COLLOCATIONS – Meaning 2: the way in which two or more things are connected and affect each otheradjectivesa close relationshipThe evidence points to a close relationship between poverty and disease.a strong/significant relationshipStudies show a significant relationship between smoking and heart disease.a direct relationship (=when one thing has an effect or influence on another, without any other things being involved)There is a direct relationship between the demand for a particular product and its price.an inverse relationship technical (=so that when one is great, the other is small)We concluded that there will be an inverse relationship between the market price of the bond and its true yield.a causal relationship (=when one thing causes another)the causal relationship between cigarette smoking and lung cancerverbsbear no/little relationship to somethingThe allegations bore no relationship to the facts.establish a relationship (=prove that it exists)The book tries to establish a relationship between the war and social unrest in Europe.a relationship existsNo relationship exists between the size of the prison population and the level of crime.
COLLOCATIONS – Meaning 3: a situation in which two people spend time together or live together, and have romantic or sexual feelings for each otherverbsbe in a relationshipValerie and I have been in a relationship for five years.end/break off a relationshipShe was very upset when I ended the relationship.start/begin a relationshipShe is in no hurry to start another relationship.adjectivesa sexual relationshipHe admitted having a sexual relationship with a patient.a serious/steady relationship (=one that lasts quite a long time)It was his first serious relationship.a long-term relationshipI have a seven-year-old daughter from a previous long-term relationship.an on–off relationship (=happening sometimes and not at other times)Their on–off relationship seemed to have come to an end two years ago.a stormy/turbulent relationship (=one that involves many arguments)It had been a stormy relationship and there were frequent drunken rows.
Examples from the Corpus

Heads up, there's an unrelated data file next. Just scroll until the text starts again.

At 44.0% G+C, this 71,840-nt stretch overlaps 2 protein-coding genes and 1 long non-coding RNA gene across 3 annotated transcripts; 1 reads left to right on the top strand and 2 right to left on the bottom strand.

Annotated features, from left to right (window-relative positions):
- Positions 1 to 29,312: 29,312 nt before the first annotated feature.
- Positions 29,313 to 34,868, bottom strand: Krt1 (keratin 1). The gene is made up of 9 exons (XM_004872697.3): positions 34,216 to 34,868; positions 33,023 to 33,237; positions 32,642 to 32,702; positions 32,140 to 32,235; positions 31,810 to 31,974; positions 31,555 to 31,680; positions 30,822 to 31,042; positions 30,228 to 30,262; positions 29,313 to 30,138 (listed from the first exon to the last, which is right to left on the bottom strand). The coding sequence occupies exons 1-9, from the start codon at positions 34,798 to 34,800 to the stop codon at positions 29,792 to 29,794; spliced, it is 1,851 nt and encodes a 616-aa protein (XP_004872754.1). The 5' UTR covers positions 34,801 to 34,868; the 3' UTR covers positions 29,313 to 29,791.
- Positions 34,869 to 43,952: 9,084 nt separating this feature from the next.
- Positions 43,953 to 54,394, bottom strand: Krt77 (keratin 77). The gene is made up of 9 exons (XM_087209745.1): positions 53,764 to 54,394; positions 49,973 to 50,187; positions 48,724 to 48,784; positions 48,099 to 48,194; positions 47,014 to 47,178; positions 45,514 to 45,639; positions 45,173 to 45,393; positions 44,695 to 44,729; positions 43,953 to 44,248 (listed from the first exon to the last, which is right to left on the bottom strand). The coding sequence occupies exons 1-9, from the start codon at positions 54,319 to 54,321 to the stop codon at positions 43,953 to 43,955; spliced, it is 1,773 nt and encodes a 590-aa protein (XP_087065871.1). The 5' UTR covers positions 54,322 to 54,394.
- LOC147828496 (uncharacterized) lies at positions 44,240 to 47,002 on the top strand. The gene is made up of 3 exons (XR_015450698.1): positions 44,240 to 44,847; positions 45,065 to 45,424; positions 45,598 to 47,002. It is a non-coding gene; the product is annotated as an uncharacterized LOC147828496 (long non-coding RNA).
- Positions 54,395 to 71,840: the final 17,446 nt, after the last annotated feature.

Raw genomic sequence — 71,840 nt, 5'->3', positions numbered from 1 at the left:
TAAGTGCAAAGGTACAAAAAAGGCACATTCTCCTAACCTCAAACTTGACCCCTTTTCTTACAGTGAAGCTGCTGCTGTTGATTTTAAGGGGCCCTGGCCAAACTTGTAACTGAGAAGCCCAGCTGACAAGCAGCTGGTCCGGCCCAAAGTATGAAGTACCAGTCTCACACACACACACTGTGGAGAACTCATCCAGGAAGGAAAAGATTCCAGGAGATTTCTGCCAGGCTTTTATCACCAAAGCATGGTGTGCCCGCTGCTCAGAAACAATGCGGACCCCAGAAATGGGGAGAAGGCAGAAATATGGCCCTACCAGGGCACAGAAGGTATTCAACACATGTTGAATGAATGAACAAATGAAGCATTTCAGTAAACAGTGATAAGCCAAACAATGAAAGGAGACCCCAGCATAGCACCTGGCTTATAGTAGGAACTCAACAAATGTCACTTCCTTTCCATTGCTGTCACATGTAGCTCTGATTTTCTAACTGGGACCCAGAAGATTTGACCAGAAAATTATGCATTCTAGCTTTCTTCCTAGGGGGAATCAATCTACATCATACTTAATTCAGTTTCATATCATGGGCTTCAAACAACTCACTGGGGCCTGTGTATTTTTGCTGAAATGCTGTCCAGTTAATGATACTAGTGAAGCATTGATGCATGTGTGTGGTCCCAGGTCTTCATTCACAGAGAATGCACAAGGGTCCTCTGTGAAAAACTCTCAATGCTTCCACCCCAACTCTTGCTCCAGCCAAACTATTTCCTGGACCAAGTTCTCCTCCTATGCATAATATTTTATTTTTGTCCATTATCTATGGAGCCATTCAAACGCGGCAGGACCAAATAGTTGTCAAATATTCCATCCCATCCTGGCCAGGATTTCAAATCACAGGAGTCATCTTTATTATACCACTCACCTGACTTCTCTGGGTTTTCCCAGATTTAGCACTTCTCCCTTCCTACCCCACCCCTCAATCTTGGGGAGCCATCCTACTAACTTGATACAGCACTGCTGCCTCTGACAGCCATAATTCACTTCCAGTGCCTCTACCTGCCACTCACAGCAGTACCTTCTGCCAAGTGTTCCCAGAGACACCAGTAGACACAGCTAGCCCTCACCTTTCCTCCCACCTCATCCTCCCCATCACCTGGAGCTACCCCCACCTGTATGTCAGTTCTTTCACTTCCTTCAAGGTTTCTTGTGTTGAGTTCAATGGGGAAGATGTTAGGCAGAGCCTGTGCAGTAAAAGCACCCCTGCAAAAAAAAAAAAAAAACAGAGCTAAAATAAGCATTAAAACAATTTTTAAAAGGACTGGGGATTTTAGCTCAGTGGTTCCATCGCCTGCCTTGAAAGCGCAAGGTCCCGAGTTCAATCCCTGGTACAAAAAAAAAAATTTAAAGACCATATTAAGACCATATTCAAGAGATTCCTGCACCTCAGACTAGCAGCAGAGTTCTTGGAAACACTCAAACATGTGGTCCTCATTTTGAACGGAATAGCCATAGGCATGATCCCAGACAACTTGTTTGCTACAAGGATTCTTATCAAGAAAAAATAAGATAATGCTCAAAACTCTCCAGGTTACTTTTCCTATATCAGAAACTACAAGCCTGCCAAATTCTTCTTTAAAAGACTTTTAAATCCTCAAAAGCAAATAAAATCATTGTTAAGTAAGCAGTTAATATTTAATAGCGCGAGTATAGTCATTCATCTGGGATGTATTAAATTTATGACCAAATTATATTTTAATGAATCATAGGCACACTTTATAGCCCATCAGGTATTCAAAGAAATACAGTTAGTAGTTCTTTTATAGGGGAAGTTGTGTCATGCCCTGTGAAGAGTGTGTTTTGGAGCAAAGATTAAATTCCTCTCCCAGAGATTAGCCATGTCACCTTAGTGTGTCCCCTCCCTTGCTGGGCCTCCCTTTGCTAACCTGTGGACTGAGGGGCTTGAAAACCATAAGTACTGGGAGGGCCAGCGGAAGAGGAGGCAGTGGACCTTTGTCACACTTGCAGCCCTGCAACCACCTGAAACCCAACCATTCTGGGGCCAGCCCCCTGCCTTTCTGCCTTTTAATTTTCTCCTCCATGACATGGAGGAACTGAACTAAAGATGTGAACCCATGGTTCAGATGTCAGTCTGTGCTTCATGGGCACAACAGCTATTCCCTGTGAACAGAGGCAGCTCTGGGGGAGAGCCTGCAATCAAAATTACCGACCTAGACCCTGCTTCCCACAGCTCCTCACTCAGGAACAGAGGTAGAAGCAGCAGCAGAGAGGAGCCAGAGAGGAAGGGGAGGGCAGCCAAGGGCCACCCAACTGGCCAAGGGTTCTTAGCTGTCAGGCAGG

relationship• Relationships between people of different cultures are often extremely difficult.• I don't want to start a relationship with her, because I'm going back to South Africa.• She was worried that the company wouldn't see any relationship between her work experience and the job she was applying for.• They'd known each other for years and had a very close relationship.• It is difficult to make progress in your career if you leave a trail of damagedrelationshipsbehind you.• After her marriage broke up, she had a series of disastrousrelationships.• Women are usually more interested in discussingrelationships than men.• Successful companies know the importance of establishing good relationships with their customers.• He dumped his beauticianwifeJewel for her three years ago - but his relationship with Tessa has now ended.• His relationship with Amy wasn't going to last forever.• His relationship with his parents had never been very good.• Why are all the interesting men I meet already in relationships?• These accusations against me have no relationship to the truth.• No such certaintyblessed our relationship with Dad.• This, it is said, is the keyfactorgoverning the doctor-patient relationship.• Professionalrelationships should not be affected by personal feelings.• Even at 35, Bobby seemed unable to commit to a romantic relationship.• The courts will not, in general, specifically enforce an ordinary master-servant relationship.• Several of the psychiatristsadmitted to having sexual relationships with patients.• Interest rates and government spending are connected, but the relationship is quite a complex one.• There has been a fundamentalshift in the relationship between the U.S. and Russia.• The relationship between public investment and privatedevelopment is important in considering how a canal would be financed.• What relationshipexists between the painting and the vision of reality that the artist has before his eyes?relationship with• We've developed a good relationship with our customers.relationship to• "What's your relationship toSue?" "She's my cousin."in a relationship• On top of this comes a major change in relationships.• Fortunately, the changing times have meant changes in relationships, too.• Modernism is usually explainedin relationship to painting.• Seventeen years' investment in a relationship and what do I have at the end?• No, I'm not married, but I'm in a relationship right now.• Neither partnerin a relationship has rights over the other's body and the permission of the partner is not legally necessary.• The universe was created for a purpose, and this purpose is to realise intrinsicvalues among persons in relationship and community.• Experience is necessarily an act of relating in a relationship that can never be free of paradox.• As soon as she felt securein a relationship, she began to feel restless and uneasy.From Longman Business Dictionaryrelationshipre‧la‧tion‧ship /rɪˈleɪʃənʃɪp/ noun [countable]the way in which people, companies, countries etc that are working together behave towards each otherrelationship with/between/amongA key to success will be our relationship with our suppliers and our customers.Good personal relationships among office members are important.